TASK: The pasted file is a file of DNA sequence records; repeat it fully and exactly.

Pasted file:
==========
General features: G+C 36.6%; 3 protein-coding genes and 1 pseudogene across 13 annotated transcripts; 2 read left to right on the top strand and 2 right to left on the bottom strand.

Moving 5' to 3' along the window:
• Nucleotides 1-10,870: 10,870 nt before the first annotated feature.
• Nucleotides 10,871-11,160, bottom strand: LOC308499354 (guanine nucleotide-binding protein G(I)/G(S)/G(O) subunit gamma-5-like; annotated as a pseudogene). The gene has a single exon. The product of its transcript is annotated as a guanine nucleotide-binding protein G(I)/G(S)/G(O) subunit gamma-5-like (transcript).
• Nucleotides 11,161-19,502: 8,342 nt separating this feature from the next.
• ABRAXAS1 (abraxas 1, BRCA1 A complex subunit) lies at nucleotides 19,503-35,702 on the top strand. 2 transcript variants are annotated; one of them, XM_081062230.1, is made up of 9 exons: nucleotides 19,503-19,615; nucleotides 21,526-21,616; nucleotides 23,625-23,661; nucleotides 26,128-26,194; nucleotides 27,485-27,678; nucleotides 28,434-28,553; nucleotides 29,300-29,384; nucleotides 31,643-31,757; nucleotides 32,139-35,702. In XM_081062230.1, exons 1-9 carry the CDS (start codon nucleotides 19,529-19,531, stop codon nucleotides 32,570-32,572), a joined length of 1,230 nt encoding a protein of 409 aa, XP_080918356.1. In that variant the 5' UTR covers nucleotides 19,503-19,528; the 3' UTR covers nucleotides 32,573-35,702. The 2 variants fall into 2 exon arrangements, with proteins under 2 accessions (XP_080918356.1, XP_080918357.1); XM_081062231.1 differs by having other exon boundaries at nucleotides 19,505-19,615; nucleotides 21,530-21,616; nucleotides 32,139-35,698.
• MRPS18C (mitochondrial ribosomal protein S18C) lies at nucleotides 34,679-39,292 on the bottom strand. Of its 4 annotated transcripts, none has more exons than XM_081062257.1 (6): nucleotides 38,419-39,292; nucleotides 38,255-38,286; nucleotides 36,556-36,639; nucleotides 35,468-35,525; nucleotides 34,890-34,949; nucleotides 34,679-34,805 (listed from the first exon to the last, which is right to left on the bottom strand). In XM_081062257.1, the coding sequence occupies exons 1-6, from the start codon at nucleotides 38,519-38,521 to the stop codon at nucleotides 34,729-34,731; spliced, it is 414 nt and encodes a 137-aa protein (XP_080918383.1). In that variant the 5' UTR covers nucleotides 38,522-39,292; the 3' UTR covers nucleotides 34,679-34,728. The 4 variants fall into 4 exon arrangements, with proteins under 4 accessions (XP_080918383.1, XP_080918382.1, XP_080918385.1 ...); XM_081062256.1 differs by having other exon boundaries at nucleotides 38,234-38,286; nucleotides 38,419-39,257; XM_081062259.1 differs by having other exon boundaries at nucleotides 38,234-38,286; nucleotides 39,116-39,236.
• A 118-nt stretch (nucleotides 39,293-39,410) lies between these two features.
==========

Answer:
General features: G+C 36.6%; 3 protein-coding genes and 1 pseudogene across 13 annotated transcripts; 2 read left to right on the top strand and 2 right to left on the bottom strand.

Moving 5' to 3' along the window:
• Nucleotides 1-10,870: 10,870 nt before the first annotated feature.
• Nucleotides 10,871-11,160, bottom strand: LOC308499354 (guanine nucleotide-binding protein G(I)/G(S)/G(O) subunit gamma-5-like; annotated as a pseudogene). The gene has a single exon. The product of its transcript is annotated as a guanine nucleotide-binding protein G(I)/G(S)/G(O) subunit gamma-5-like (transcript).
• Nucleotides 11,161-19,502: 8,342 nt separating this feature from the next.
• ABRAXAS1 (abraxas 1, BRCA1 A complex subunit) lies at nucleotides 19,503-35,702 on the top strand. 2 transcript variants are annotated; one of them, XM_081062230.1, is made up of 9 exons: nucleotides 19,503-19,615; nucleotides 21,526-21,616; nucleotides 23,625-23,661; nucleotides 26,128-26,194; nucleotides 27,485-27,678; nucleotides 28,434-28,553; nucleotides 29,300-29,384; nucleotides 31,643-31,757; nucleotides 32,139-35,702. In XM_081062230.1, exons 1-9 carry the CDS (start codon nucleotides 19,529-19,531, stop codon nucleotides 32,570-32,572), a joined length of 1,230 nt encoding a protein of 409 aa, XP_080918356.1. In that variant the 5' UTR covers nucleotides 19,503-19,528; the 3' UTR covers nucleotides 32,573-35,702. The 2 variants fall into 2 exon arrangements, with proteins under 2 accessions (XP_080918356.1, XP_080918357.1); XM_081062231.1 differs by having other exon boundaries at nucleotides 19,505-19,615; nucleotides 21,530-21,616; nucleotides 32,139-35,698.
• MRPS18C (mitochondrial ribosomal protein S18C) lies at nucleotides 34,679-39,292 on the bottom strand. Of its 4 annotated transcripts, none has more exons than XM_081062257.1 (6): nucleotides 38,419-39,292; nucleotides 38,255-38,286; nucleotides 36,556-36,639; nucleotides 35,468-35,525; nucleotides 34,890-34,949; nucleotides 34,679-34,805 (listed from the first exon to the last, which is right to left on the bottom strand). In XM_081062257.1, the coding sequence occupies exons 1-6, from the start codon at nucleotides 38,519-38,521 to the stop codon at nucleotides 34,729-34,731; spliced, it is 414 nt and encodes a 137-aa protein (XP_080918383.1). In that variant the 5' UTR covers nucleotides 38,522-39,292; the 3' UTR covers nucleotides 34,679-34,728. The 4 variants fall into 4 exon arrangements, with proteins under 4 accessions (XP_080918383.1, XP_080918382.1, XP_080918385.1 ...); XM_081062256.1 differs by having other exon boundaries at nucleotides 38,234-38,286; nucleotides 38,419-39,257; XM_081062259.1 differs by having other exon boundaries at nucleotides 38,234-38,286; nucleotides 39,116-39,236.
• A 118-nt stretch (nucleotides 39,293-39,410) lies between these two features.